Turkmenistan

Turkmenistan – Top 5 Facts

Encompassing a total land area of 491,210 square kilometres and housing nearly 6 million inhabitants, the Central Asian country of Turkmenistan lies along the ancient trade route known as the Silk Road. This in and of itself would be enough to promote it into a tourism-heaven but still, it is not that crowded. Neighbouring Iran, Uzbekistan, the Caspian Sea, Kazakhstan, and Afghanistan, it largely reaches into the Karakum Desert (about 70% of the country is comprised by this vast sandy stretch). Harbouring three UNESCO World Heritage Sites, it is worth visiting if you like to explore cultures vastly different from western standards. So, without further ado, let us see its pros and cons!



1. Hearken to Arrakis:
While that subtitle was indeed a nod to Frank Herbert’s masterpiece “Dune”, the climate of Turkmenistan perfectly reflects the planet mentioned above in terms of droughts. Precipitation is so low due to the large extent of the country being swallowed by the mighty Karakum that some parts of the country see rain-rates as low as 12 nanometres. The capital city, Ashgabat, is a bit more fortunate than that with its 225 millimetres of annual downpouring but even that is well on the dry side of things. If you plan on visiting the country between May and September (the local long-lasting and warm summer), make sure that you pack enough money for bottled water because you’re going to need it more than ever. Which leads us to our next point…

2. Food and Water:
First and foremost, the Turkmen cuisine is as unique as it can get. Central Asian food is generally known for its exciting quirks but Turkmenistan takes that to a whole new level. Nowhere else have you tasted beef, camel, or even goat seasoned in such precise and profound ways. Pilaf, vegetables, and whole-wheat bread are also common and you’re probably going to enjoy every single bite of each meal. On the water side of things, however, we cannot offer you news so cheering. The tap water is downright dangerous as it may contain traces of heavy metals so do not drink it under any circumstances! This is not a preponderant issue, of course, but you can never tell and it’s better to stay on the safe side of things. Bottled water all the way!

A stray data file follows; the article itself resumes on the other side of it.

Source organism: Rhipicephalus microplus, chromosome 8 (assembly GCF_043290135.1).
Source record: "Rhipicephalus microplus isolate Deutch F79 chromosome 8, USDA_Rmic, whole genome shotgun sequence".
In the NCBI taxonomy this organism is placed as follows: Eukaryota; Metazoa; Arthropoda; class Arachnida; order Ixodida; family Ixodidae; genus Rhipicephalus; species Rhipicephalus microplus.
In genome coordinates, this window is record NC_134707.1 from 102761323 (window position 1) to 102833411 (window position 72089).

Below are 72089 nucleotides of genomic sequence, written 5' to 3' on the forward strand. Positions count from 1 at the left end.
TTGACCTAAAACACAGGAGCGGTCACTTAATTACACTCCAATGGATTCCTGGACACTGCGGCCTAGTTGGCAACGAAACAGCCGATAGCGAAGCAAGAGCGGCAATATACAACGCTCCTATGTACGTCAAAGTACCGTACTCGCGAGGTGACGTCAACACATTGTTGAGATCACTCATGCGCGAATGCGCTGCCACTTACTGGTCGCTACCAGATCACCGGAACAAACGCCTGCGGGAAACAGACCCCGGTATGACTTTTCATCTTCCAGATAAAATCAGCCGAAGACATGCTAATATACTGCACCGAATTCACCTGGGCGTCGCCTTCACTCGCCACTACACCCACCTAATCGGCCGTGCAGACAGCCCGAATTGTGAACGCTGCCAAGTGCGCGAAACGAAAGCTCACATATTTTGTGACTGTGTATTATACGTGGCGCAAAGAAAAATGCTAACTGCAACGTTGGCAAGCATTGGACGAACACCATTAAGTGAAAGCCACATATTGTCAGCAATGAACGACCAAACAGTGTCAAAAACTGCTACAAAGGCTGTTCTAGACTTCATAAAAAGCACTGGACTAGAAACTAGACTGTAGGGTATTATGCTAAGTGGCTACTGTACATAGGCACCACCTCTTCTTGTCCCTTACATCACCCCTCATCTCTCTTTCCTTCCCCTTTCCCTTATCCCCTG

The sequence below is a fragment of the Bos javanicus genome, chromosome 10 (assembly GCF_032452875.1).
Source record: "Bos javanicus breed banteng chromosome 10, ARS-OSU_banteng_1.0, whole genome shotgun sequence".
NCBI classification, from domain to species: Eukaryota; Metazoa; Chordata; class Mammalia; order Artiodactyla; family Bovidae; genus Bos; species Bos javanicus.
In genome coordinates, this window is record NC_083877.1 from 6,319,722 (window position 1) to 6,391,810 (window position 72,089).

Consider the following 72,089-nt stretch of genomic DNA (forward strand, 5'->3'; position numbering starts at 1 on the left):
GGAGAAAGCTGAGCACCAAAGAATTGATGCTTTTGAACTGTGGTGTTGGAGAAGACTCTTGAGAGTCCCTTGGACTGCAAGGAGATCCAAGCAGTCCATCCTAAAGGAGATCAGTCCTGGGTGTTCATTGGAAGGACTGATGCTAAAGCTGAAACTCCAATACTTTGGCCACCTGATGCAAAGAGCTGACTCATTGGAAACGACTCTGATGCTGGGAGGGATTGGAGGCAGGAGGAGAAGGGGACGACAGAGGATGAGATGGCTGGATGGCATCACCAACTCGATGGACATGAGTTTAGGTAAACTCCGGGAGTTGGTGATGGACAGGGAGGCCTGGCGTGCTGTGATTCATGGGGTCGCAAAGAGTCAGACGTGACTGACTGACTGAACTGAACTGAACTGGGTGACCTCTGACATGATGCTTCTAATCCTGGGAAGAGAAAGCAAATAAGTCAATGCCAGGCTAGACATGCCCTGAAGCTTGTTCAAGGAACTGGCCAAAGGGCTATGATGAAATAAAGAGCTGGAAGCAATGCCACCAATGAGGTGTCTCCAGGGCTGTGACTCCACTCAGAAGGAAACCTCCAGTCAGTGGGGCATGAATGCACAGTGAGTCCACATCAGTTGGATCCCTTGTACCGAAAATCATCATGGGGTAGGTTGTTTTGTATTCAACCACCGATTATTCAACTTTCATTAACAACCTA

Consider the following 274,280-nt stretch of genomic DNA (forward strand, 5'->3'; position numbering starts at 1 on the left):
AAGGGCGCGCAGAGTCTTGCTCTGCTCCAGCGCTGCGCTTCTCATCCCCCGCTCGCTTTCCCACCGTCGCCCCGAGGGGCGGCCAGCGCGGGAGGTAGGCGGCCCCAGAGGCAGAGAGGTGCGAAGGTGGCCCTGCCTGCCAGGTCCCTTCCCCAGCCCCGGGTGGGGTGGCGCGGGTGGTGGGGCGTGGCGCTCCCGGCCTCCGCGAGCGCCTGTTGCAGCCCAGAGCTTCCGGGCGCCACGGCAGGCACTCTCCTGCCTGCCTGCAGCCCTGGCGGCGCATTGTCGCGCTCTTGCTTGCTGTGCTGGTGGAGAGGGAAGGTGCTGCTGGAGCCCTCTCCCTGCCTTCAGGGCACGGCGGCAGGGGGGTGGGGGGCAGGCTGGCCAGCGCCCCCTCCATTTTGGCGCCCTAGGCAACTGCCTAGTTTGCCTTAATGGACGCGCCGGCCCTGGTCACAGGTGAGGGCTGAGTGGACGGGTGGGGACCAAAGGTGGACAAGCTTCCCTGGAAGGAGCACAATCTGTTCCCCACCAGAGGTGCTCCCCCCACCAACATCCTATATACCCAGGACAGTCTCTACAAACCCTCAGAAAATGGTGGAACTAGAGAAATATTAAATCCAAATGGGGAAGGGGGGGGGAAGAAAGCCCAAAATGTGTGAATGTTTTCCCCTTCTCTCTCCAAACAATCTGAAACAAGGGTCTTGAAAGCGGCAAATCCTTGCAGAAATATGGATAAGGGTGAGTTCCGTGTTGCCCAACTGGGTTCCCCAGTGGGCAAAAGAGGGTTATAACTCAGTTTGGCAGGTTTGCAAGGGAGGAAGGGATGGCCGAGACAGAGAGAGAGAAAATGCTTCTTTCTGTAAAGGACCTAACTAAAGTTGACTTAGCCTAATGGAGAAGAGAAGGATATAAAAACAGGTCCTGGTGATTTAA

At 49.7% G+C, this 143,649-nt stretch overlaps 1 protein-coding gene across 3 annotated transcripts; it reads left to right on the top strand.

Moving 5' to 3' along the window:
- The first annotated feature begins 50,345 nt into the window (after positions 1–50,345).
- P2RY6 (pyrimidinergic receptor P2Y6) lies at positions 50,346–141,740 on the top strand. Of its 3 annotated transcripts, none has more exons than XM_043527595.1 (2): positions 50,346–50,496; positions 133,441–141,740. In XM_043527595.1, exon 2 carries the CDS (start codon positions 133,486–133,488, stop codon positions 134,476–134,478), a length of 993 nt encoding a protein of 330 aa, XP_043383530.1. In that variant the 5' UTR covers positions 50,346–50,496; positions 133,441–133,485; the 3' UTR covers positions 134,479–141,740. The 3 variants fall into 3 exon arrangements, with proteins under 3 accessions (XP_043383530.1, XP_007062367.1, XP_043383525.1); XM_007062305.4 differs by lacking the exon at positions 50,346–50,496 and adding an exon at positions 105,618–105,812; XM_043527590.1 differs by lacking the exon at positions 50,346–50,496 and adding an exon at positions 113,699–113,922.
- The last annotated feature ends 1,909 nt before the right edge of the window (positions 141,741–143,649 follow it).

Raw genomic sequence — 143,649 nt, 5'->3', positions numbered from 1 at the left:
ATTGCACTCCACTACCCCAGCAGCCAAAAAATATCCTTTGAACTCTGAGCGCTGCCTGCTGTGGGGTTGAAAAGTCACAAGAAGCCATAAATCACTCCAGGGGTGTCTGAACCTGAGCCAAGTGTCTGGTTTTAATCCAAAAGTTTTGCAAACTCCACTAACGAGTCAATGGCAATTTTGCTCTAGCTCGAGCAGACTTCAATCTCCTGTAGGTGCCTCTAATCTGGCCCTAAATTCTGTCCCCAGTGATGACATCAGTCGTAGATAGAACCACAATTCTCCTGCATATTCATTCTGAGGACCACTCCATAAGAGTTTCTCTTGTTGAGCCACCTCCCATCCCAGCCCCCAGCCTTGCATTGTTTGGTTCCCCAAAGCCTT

3. Tipping:
As with most Central Asian countries, you will find that the western way of going about things does not apply in Turkmenistan either. Tipping is by no means expected throughout the state and if you do it in remote areas, you might even discern puzzled looks. The more touristy locations of central Ashgabat may show a different facet of reality but the no-need-for-tipping zones vastly outweigh the ones where you have to leave extra. If you find yourself in a place where things look tipping-friendly, you can always stick to the 10% rule – in Turkmenistan that is more than enough to cause beams of appreciation! Stay polite and the hearts of the locals will open up like never before!

4. Language barriers:
Well, if you do not speak Turkmen (the official language) in Turkmenistan, you are in mighty big trouble, so to speak. The second-best spoken tongue there is Russian with about 50% of the population having an understanding of it, but English will get you next to nowhere. The younger generation studies it in schools and if you want help, these smartphone-loving candidates are your best bet. Some cab drivers only speak Russian and others only Turkmen so getting somewhere can prove challenging – not to mention the haggling that is mandatory before each and every trip. So, travel dictionaries or apps are more than welcome here!

5. Safety:
Turkmenistan is a generally safe country according to reports but it is by no means bereft of problems. First and foremost, avoid the Afghan border by all means as it is highly hazardous and terrorist encounters do occur. Secondly, alcoholism is a social issue within the bounds of the state and evidently drunken people should be avoided at all costs. Travel in groups if possible if you wish to embark on a train ride as that is where most petty criminals operate (not to mention the immediate vicinities of nightclubs). Oh, and on the side-note, understand that prostitution in Turkmenistan is illegal but common.

Did you enjoy our list? How was your trip to Turkmenistan and what lasting memories have you lugged home with you? Would you go to this Central Asian Silk-Road haven? Tell us all about it in the comment section below and be sure to explore our new content every now and then (triple wink)! Safe travels!

Turkmenistan

Turkmenistan

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One Comment

marlon

I enjoу reading through an article that can make pеople think.
Also, thank yoou for allowing for me to comment!

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